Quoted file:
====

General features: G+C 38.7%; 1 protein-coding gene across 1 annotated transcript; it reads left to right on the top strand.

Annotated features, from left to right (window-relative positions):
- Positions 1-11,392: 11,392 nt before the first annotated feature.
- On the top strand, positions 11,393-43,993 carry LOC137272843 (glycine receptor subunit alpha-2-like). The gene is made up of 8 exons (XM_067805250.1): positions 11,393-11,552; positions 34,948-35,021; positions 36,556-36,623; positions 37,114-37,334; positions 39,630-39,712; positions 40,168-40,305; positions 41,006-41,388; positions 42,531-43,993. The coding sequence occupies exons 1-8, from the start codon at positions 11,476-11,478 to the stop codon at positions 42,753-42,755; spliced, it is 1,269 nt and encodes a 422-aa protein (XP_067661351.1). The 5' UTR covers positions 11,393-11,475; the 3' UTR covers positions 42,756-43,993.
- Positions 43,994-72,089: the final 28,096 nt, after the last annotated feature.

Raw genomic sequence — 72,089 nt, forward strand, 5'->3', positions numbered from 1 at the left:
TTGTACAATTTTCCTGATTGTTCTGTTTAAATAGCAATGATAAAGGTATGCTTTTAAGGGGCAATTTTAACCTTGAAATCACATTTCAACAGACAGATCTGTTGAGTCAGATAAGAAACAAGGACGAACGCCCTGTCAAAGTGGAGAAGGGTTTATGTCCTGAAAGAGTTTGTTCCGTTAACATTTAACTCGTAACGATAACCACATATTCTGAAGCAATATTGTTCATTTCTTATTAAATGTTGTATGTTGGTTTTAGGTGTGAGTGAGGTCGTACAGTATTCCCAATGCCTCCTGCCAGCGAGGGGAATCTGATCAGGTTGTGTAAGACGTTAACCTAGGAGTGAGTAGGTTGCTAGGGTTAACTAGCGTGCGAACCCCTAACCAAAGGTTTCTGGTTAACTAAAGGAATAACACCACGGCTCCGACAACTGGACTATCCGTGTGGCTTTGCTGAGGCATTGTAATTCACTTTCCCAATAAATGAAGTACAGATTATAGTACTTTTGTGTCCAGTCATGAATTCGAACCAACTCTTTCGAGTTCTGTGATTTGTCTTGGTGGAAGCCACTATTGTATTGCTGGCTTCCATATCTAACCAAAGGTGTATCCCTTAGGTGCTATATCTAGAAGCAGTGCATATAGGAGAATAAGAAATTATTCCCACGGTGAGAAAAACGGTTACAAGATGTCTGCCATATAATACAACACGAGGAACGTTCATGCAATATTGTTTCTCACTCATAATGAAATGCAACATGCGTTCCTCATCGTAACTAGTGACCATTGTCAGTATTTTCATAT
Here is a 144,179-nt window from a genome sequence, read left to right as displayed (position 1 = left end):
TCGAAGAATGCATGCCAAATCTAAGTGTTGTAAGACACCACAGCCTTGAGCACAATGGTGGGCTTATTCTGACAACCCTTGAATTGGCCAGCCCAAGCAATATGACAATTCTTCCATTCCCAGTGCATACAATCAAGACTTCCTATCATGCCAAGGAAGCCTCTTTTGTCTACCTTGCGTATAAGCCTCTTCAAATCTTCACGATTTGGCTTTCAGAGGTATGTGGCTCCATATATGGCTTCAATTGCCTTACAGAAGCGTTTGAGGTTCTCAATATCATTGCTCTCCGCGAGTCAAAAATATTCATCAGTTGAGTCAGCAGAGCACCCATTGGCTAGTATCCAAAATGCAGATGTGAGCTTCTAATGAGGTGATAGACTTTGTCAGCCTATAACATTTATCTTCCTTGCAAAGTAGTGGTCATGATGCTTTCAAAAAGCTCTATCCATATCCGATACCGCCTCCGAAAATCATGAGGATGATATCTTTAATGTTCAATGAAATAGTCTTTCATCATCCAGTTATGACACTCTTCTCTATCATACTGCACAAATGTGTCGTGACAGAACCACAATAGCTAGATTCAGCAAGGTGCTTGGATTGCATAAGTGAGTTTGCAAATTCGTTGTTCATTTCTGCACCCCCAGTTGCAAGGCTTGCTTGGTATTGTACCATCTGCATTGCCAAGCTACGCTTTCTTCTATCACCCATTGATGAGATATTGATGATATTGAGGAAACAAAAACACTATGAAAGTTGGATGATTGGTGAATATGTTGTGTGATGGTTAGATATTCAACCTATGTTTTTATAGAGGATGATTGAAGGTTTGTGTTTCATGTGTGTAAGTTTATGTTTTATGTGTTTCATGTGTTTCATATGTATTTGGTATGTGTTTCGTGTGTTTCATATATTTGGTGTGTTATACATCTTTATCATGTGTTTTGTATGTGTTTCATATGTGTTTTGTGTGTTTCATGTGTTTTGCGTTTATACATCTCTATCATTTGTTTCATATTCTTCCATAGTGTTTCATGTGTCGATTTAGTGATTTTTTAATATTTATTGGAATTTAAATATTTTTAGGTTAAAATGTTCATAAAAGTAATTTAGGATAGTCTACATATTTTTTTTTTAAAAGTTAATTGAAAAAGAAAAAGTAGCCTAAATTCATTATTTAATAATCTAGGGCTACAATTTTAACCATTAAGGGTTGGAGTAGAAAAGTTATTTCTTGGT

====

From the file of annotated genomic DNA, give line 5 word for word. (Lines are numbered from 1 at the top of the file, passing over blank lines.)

- Positions 43,994-72,089: the final 28,096 nt, after the last annotated feature.